The U.S. House passed three telecommunications-related bills this week, including The Utilizing Strategic Allied (USA) Telecommunications Act of 2020. The bill, which passed unanimously, will make $750 million of grants available through the National Telecommunications and Information Administration (NTIA) on a consistent basis to support Open RAN 5G network deployment and use throughout the United States. These grants would begin to be issued 18 months after the USA Telecommunications Act is enacted, the bill said.
According to the bill, the USA Telecommunications Act will make Open RAN 5G network deployment possible by, “Promoting the use of technology, including software, hardware, and microprocessing technology, that will enhance competitiveness in the supply chains of Open RAN 5G Networks.” Other actions in the bill to help deploy these networks include, “Accelerating the deployment of open network equipment, promoting the use of open network equipment and establishing objective criteria that can be used to determine if equipment meets the definition of open network equipment.”
Including security features that enhance open network equipment’s integrity and availability is another measure included in the USA Telecommunications Act. As is, “promoting the application of network function virtualization to facilitate the deployment of open RAN 5G networks and a more diverse vendor market.”
The bill will still have to make through the U.S. Senate, but this initial step is good news for network suppliers and companies that develop and market O-RAN equipment such as JMA. The grants that could become available will help these companies develop open RAN technology, which China is currently producing and selling at a lower cost.
House passes two additional telecom bills
The U.S. House also passed the Reliable Emergency Alert Distribution Improvement (READI) Act, which keeps users from opting out of emergency missile alerts that would be sent to their mobile phones. The READI Act will also direct the Federal Communications Commission (FCC) to update its emergency alert systems and to look into if emergency alerts could be expanded to online platforms such as streaming services.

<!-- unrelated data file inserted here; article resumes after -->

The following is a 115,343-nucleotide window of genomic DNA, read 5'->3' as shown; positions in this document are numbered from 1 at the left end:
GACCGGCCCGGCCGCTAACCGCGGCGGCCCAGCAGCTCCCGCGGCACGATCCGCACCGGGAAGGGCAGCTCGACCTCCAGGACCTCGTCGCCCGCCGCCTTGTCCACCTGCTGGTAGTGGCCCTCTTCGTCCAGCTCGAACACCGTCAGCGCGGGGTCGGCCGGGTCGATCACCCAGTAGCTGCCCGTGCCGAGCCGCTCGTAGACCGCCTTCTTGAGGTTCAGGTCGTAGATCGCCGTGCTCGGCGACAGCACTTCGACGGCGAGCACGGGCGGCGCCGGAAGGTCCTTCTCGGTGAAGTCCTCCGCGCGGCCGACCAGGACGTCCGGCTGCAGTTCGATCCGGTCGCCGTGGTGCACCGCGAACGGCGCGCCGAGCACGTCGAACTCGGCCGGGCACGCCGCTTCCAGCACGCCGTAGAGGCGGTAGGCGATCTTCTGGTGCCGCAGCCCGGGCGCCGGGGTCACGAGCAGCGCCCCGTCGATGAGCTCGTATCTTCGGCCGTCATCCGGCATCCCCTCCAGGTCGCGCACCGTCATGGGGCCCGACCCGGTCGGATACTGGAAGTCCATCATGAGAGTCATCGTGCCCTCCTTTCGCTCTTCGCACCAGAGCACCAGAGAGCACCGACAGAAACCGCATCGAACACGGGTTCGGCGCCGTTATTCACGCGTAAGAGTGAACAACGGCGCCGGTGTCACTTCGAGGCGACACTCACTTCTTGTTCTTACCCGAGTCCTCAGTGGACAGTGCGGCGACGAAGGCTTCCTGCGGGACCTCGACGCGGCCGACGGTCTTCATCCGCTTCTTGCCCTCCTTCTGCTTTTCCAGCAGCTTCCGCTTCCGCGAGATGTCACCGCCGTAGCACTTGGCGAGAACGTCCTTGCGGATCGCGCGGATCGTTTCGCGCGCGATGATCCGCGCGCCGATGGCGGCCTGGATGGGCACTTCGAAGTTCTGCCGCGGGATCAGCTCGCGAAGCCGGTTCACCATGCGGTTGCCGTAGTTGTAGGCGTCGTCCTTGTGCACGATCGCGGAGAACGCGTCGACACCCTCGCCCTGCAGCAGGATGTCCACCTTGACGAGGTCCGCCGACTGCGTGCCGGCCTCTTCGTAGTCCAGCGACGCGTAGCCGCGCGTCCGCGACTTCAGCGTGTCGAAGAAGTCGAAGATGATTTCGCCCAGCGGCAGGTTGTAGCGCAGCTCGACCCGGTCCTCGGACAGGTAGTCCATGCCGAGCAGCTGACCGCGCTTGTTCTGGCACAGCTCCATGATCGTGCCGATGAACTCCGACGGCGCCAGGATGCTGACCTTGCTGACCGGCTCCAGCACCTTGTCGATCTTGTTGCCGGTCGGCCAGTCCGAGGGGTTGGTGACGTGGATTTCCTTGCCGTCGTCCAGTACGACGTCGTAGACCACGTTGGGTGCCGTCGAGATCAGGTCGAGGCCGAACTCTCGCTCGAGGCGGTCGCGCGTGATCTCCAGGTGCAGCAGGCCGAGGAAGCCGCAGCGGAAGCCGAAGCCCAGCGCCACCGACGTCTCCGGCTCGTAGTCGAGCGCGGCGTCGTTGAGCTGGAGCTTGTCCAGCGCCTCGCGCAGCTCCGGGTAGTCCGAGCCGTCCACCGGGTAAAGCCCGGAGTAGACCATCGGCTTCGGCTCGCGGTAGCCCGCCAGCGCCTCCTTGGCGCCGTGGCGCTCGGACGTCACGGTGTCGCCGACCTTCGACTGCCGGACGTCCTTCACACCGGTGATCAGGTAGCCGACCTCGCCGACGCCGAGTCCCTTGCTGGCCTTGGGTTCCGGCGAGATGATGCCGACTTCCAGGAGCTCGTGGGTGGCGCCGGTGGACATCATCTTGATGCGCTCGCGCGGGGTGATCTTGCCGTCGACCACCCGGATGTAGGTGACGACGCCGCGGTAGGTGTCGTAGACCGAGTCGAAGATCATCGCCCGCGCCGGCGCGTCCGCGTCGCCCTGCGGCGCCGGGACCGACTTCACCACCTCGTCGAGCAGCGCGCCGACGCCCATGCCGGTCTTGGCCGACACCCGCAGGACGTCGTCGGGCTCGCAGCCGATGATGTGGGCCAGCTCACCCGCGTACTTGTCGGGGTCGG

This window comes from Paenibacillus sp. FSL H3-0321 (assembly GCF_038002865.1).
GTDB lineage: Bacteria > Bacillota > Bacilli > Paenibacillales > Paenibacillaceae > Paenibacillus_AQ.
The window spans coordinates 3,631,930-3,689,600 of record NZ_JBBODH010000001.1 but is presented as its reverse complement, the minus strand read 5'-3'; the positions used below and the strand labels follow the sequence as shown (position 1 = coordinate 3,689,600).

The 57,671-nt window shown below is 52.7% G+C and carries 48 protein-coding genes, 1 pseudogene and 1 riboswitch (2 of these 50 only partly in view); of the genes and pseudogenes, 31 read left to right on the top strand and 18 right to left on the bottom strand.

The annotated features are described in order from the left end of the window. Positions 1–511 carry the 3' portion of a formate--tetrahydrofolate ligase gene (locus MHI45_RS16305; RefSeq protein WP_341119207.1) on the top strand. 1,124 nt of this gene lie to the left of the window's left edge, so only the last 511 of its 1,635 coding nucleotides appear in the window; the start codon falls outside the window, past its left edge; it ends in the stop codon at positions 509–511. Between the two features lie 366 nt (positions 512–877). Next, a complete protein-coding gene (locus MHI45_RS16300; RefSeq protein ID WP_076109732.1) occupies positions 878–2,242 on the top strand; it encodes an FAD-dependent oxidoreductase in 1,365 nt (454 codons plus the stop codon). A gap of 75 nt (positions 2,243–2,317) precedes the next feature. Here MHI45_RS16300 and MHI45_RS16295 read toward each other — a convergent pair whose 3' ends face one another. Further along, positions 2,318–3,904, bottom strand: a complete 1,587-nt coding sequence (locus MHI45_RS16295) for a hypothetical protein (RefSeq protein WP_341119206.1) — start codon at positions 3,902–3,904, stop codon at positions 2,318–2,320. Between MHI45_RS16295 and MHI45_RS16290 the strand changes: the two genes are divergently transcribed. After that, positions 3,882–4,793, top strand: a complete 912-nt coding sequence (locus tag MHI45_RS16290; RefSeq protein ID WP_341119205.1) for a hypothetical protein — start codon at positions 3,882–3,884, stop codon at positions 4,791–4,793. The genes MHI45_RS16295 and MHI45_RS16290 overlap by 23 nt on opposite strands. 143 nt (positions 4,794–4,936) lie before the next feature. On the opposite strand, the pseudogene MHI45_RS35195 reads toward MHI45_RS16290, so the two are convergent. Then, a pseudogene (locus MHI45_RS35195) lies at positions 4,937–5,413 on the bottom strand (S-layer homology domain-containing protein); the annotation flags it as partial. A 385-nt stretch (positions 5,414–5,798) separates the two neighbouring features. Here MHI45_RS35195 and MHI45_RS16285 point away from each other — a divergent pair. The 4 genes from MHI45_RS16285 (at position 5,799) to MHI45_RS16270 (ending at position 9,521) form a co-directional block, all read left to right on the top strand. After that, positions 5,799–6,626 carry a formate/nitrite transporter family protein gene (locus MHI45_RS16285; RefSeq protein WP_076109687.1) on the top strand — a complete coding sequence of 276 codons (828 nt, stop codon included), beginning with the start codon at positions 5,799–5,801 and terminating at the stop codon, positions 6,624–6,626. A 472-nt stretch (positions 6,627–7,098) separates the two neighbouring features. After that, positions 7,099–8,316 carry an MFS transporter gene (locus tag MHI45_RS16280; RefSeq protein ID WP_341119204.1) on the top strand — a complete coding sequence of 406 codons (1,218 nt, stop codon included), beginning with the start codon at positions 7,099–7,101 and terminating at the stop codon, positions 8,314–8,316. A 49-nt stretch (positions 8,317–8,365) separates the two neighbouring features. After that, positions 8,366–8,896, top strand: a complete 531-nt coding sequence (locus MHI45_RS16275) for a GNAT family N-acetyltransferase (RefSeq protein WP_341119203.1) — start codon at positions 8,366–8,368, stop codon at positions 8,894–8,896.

Meanwhile, the House also passed the Spectrum IT Modernization Act, which would request the U.S. Department of Commerce’s government spectrum unit to update its digital processes for how accessible parts of the airwaves are managed.
“From keeping Americans better informed during emergencies to promoting 5G coordination, competitiveness and security, these three bills will create a better, safer communications network for us all,” Energy and Commerce Chairman Frank Pallone, Jr. (D-NJ) and Communications and Technology Subcommittee Chairman Mike Doyle (D-PA) said in a joint statement. “At its core, our telecommunications infrastructure exists to serve the public interest and connect our nation, and we are proud of the bipartisan work that went into advancing that goal with these three bills. We thank all our colleagues for working with us to get such important legislation passed today.”
Joe Dyton can be reached at firstname.lastname@example.org.